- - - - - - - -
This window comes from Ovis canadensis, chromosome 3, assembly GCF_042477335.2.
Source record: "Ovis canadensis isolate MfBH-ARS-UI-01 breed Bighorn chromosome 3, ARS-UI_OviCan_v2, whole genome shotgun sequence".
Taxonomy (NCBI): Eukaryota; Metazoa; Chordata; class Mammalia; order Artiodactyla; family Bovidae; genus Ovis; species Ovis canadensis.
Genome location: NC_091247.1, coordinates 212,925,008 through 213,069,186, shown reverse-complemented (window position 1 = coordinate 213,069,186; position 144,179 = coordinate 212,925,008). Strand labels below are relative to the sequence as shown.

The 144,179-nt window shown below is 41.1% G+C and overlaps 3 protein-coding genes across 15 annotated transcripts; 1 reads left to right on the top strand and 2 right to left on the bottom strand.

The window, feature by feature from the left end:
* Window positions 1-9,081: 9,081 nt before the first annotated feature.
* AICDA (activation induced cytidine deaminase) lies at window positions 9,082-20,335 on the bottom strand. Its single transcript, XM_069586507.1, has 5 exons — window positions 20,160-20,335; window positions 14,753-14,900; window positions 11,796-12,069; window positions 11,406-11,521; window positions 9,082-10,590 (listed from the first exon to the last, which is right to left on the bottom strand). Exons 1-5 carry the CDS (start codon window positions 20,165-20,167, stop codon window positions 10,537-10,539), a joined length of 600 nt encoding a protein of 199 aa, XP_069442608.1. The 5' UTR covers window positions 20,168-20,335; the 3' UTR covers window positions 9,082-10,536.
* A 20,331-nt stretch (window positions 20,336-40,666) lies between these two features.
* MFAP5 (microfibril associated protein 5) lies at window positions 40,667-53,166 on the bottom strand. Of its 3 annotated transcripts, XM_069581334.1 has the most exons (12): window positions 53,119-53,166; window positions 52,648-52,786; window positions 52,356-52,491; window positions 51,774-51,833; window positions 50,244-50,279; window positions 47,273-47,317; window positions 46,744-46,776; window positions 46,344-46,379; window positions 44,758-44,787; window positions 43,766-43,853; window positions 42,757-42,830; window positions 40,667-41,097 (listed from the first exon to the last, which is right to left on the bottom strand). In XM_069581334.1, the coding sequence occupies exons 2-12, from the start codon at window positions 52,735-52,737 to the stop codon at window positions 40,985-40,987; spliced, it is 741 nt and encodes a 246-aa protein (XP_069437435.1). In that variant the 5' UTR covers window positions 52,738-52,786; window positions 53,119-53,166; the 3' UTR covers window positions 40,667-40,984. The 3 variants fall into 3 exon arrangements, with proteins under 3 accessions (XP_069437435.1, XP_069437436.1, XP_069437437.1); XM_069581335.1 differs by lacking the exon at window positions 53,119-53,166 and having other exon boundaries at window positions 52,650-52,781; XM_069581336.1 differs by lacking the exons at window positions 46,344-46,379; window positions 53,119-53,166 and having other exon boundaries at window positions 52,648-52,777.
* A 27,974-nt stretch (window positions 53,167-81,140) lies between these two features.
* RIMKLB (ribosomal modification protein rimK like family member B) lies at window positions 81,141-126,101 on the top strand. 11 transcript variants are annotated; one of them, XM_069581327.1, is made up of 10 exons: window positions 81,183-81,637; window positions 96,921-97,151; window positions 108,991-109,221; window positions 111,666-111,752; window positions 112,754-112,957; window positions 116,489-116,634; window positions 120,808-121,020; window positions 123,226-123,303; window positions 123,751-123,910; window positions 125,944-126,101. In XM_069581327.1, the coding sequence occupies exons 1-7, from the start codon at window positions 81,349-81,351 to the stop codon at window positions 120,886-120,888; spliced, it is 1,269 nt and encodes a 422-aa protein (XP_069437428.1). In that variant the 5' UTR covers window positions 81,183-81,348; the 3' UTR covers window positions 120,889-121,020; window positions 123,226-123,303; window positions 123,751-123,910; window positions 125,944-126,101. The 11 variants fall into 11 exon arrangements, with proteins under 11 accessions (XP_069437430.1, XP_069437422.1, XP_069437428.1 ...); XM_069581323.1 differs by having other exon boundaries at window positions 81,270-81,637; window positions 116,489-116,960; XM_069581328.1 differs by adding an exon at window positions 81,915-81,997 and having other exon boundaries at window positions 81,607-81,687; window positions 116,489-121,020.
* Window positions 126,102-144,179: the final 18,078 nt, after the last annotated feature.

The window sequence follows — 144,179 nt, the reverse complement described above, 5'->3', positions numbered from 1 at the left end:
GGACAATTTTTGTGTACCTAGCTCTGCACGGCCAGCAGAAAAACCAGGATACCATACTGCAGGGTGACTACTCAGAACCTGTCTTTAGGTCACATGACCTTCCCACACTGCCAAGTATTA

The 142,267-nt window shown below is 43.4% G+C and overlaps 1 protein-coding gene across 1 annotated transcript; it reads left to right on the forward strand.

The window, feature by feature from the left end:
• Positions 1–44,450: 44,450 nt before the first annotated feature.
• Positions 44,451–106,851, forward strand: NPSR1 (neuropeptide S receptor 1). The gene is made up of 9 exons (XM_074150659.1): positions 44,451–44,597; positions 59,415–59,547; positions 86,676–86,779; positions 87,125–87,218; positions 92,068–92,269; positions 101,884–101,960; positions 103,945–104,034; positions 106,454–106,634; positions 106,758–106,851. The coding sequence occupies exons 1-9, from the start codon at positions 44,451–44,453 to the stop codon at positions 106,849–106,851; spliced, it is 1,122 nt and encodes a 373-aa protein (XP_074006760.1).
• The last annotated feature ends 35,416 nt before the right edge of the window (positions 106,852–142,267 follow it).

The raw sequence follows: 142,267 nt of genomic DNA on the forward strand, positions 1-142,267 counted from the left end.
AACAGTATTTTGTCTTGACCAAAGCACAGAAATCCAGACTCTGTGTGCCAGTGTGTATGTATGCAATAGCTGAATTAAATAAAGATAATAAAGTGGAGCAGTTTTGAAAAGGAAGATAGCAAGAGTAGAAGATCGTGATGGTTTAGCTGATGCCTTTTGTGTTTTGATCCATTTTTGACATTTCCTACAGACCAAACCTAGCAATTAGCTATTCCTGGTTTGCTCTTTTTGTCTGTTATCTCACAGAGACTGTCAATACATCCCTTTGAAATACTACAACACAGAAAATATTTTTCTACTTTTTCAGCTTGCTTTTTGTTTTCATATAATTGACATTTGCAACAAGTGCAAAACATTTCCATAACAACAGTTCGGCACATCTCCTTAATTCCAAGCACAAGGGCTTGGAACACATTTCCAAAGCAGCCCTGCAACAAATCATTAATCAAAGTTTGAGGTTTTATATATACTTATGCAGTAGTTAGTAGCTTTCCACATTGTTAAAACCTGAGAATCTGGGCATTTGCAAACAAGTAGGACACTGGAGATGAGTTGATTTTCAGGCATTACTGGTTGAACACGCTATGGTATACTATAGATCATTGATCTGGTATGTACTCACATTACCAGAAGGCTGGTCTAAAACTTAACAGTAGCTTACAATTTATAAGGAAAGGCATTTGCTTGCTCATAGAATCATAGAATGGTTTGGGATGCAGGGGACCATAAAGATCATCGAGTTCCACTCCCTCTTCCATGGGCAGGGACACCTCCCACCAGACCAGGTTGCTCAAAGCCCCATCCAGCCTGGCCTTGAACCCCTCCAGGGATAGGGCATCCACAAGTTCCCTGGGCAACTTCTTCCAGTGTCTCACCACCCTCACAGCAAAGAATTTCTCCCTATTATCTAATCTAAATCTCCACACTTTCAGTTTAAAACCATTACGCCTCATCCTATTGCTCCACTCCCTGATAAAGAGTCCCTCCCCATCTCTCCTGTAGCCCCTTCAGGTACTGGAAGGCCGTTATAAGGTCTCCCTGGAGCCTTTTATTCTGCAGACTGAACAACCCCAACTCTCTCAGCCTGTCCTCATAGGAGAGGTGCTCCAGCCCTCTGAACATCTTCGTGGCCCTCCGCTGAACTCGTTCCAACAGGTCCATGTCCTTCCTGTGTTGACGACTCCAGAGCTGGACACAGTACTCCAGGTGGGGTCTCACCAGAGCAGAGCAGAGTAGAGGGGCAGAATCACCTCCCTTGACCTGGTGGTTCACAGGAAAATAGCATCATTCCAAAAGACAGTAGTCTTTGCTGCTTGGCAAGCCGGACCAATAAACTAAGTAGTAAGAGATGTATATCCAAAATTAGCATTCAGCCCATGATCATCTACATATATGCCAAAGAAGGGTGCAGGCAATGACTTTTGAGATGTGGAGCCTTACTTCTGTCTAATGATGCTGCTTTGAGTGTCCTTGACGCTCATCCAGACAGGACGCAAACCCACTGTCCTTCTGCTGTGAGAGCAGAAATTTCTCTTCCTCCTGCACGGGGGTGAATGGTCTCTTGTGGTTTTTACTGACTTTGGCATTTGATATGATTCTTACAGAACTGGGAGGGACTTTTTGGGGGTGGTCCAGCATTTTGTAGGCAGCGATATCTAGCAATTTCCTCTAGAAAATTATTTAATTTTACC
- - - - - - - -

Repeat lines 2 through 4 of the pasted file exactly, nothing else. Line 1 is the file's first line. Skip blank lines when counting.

Source record: "Ovis canadensis isolate MfBH-ARS-UI-01 breed Bighorn chromosome 3, ARS-UI_OviCan_v2, whole genome shotgun sequence".
Taxonomy (NCBI): Eukaryota; Metazoa; Chordata; class Mammalia; order Artiodactyla; family Bovidae; genus Ovis; species Ovis canadensis.
Genome location: NC_091247.1, coordinates 212,925,008 through 213,069,186, shown reverse-complemented (window position 1 = coordinate 213,069,186; position 144,179 = coordinate 212,925,008). Strand labels below are relative to the sequence as shown.